Speech 101 students competed Friday, May 20, with peers in two categories, informative and persuasive speaking. Primary rounds took place in several classrooms around the Village, and the final round of the tournament in the Great Hall.
Speakers had five to seven minutes to speak in the tournament and were judged on the overall presentation. Michelle Silver, associate professor in communications department, directed participating students to their assigned classrooms for the tournament that started four years ago to give students the opportunity to practice their public speaking skills.
“[The purpose of the speech tournament is] to help them build these skills and build their confidence and give them an outside opportunity to practice those skills,” Silver said. “To give them an outside classroom experience and a challenge.”
The top six speakers were awarded first, second, and third place, along with cash prizes and a trophy in each category of informative and persuasive speaking.
After the first round, the finalists were announced at the Great Hall, where food and drinks were available for those who participated.
Lunch was provided for the students participating and for students in the audience. The tournament was catered by Subway, and a DJ was hired for entertainment.
Kaila Mullaney was the first place winner for the persuasive category, and was awarded $200 cash for her speech on addictive prescription drugs and how therapy pets can be used as a healthier alternative to medicine.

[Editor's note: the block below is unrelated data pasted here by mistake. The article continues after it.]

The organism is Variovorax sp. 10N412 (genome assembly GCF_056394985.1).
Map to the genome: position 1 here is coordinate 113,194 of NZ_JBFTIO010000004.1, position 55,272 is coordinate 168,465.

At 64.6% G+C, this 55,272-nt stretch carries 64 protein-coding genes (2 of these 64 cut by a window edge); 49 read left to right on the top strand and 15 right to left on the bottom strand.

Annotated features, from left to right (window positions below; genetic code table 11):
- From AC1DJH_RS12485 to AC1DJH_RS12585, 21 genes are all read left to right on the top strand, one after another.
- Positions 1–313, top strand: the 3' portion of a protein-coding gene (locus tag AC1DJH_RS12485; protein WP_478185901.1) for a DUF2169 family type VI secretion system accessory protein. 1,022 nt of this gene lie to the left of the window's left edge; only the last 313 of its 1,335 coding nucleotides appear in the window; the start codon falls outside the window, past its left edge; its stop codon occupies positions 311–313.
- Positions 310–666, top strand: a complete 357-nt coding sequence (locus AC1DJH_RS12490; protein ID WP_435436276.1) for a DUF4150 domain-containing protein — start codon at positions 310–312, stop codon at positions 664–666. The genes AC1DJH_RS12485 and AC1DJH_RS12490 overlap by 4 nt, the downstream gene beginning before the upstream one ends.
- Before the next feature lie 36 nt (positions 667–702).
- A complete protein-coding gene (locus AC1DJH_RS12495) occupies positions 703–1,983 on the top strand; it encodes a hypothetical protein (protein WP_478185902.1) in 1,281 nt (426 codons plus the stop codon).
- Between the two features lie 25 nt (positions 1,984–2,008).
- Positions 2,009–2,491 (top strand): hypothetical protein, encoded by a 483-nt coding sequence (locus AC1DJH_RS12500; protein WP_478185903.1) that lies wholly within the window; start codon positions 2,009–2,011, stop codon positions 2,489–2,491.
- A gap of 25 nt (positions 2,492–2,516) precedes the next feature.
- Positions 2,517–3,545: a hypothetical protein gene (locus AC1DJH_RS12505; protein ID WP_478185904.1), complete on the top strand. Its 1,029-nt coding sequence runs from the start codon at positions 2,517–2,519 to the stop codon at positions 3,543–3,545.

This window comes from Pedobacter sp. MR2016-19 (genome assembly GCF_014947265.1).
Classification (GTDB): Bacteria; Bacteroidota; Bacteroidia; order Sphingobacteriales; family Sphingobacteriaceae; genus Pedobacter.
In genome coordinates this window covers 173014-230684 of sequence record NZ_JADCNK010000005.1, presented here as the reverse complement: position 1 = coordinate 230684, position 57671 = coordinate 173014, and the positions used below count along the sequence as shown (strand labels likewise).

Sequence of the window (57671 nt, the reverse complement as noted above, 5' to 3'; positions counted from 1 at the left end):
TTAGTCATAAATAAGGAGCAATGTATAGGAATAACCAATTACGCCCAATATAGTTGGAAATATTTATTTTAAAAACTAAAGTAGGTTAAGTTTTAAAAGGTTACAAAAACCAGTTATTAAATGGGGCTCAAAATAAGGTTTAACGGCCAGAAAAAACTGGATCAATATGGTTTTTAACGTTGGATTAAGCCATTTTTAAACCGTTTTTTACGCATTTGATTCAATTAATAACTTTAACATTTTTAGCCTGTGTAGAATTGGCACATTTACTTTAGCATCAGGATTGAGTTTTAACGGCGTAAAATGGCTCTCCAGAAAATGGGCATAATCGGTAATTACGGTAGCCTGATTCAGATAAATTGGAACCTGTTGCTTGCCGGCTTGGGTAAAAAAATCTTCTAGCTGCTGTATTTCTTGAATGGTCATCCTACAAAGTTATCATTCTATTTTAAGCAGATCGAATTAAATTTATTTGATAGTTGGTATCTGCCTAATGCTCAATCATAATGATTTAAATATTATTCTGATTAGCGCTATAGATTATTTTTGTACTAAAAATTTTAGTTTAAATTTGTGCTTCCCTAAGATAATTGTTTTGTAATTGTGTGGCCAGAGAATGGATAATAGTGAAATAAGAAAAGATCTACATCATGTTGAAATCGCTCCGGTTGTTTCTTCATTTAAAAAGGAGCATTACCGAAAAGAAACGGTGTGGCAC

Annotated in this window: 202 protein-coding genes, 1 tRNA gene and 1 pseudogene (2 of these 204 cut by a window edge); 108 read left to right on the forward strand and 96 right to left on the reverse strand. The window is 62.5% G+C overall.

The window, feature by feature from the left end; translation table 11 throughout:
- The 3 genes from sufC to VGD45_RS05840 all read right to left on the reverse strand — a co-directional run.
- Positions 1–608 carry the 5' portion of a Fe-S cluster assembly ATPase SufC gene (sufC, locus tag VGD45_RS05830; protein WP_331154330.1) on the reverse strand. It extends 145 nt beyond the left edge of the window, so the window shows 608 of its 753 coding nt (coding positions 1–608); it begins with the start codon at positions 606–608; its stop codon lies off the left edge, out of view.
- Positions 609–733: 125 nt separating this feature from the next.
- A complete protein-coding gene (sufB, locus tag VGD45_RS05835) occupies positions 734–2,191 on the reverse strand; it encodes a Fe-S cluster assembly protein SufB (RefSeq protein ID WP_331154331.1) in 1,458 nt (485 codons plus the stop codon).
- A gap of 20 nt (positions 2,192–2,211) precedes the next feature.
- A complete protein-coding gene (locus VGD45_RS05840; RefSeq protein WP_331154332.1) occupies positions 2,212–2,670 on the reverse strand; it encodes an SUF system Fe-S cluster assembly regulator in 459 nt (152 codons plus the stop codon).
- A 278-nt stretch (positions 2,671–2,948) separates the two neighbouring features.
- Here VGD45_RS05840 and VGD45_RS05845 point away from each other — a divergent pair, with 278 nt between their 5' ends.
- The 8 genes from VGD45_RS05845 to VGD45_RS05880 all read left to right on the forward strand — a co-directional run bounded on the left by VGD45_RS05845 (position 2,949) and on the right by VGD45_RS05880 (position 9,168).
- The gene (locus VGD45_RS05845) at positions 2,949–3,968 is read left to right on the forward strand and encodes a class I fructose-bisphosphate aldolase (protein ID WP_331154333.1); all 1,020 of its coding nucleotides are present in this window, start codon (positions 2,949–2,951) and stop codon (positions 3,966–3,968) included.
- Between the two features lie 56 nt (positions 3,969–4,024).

“It’s crazy, I didn’t think I was going to win to be honest, it feels surreal. I wasn’t even going to enter,” Mullaney said. “I just entered for extra credit points in the beginning then I started to actually like my speech.”
Nickolas Murphy received first place, and a cash prize of $200, for his informative speech on geek culture and how it has evolved into a “cooler” trend with the rise of technology advancement.
“I feel great, I actually enjoy public speaking and my teacher was encouraging me to do it and I decided to go for it and I had so much fun,” Murphy said. “I think it’s good for people to do, especially if it makes you nervous you should just go for it.”
Jennifer Rosenberg, chairperson of Speech Department, said their goal was to give students the experience and opportunity to polish their speaking skills.
“We had judges from California State University Northridge (CSUN) to come and judge some of the participants,” Rosenberg said.
The Speech Tournament started about four years ago. Before that, there had not been one since the seventies, according to Silver.
Evelina Rodriguez, was one of the first informative speakers at the tournament. Her topic was the effects social media has on relationships.
“Rather through text messages, having a conversation in person is so much easier and better,” Rodriguez said. “Talk it out. Instead of having a conversation through closed doors.”